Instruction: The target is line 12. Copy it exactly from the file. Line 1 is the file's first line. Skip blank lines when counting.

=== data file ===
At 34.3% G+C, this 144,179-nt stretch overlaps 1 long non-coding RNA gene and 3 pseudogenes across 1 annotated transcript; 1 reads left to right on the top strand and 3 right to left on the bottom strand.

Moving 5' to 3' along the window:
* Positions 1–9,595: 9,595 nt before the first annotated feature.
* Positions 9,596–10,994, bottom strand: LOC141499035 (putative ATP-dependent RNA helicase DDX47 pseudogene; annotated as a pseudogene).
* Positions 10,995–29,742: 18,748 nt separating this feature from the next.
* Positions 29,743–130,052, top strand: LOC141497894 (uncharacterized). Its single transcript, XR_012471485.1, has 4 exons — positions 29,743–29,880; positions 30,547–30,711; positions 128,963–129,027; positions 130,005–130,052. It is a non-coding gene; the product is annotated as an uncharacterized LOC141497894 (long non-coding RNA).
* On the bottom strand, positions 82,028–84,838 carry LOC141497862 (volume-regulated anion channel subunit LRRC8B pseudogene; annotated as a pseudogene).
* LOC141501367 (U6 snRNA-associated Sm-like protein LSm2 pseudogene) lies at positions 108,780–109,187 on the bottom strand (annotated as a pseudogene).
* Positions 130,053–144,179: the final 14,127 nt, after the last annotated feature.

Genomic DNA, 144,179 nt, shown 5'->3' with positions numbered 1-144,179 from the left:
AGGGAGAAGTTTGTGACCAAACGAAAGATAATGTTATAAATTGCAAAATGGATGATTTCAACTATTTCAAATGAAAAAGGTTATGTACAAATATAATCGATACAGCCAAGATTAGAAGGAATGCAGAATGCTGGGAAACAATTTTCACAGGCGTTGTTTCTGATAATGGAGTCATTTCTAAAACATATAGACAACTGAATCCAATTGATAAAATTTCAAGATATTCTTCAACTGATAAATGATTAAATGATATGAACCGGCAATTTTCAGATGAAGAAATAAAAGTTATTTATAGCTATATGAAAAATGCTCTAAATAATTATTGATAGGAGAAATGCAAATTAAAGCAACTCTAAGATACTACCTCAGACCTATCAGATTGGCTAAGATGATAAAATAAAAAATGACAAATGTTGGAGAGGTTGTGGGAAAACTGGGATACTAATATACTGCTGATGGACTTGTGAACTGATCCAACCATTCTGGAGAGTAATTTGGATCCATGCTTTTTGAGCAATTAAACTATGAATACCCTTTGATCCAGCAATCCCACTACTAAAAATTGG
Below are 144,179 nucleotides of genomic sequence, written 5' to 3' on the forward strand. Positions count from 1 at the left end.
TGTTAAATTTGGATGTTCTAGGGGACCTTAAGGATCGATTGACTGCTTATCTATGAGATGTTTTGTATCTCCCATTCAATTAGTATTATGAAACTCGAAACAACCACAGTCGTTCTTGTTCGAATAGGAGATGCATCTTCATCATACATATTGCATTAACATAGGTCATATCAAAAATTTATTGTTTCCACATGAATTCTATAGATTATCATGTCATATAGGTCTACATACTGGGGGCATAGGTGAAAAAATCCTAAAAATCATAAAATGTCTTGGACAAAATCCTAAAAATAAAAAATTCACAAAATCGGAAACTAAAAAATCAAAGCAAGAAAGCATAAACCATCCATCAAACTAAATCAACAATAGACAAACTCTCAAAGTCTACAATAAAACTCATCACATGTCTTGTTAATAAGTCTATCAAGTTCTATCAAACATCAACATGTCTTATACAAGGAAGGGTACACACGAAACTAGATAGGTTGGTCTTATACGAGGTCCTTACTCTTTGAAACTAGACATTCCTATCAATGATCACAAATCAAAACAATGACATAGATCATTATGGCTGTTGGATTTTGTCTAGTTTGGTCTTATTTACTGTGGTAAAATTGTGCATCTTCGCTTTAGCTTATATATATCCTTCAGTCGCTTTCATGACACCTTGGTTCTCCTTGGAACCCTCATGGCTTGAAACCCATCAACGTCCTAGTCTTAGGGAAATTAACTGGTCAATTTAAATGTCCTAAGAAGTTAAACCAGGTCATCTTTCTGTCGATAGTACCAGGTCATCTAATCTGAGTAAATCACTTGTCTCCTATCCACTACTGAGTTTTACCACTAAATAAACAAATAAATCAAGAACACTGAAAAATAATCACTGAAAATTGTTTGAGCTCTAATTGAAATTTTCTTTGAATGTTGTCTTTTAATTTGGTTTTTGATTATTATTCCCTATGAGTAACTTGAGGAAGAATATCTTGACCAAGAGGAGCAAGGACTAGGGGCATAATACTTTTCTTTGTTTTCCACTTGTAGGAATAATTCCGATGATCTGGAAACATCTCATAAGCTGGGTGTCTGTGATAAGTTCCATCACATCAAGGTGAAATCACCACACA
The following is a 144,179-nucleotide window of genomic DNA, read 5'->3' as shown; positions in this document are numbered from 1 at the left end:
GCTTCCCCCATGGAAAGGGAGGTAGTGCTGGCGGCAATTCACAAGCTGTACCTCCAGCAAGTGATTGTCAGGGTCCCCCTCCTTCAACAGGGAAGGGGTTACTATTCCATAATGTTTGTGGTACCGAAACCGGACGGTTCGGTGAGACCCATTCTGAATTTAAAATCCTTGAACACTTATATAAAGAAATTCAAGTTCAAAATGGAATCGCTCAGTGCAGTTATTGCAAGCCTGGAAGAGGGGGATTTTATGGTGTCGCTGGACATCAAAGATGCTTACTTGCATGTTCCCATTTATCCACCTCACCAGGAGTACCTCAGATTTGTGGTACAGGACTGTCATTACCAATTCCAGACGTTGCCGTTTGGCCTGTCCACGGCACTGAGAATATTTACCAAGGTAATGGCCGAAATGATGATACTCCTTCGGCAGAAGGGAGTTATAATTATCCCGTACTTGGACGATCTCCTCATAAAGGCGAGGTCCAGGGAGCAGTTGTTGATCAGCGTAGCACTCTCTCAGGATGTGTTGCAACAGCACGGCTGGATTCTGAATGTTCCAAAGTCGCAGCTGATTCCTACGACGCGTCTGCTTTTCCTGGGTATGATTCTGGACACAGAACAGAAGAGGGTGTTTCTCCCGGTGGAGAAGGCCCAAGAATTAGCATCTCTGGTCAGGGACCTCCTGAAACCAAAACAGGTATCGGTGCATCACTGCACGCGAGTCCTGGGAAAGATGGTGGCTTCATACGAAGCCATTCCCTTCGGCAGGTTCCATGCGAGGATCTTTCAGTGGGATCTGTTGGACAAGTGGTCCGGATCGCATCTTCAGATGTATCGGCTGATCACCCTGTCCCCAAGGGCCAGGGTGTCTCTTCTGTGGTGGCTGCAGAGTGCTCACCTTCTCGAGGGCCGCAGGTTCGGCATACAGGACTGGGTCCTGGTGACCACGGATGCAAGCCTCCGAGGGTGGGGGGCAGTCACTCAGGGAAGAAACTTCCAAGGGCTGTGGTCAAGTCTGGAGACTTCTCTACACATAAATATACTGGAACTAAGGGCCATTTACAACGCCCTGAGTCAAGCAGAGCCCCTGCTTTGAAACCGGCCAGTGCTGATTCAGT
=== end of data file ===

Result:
Below are 144,179 nucleotides of genomic sequence, written 5' to 3' on the forward strand. Positions count from 1 at the left end.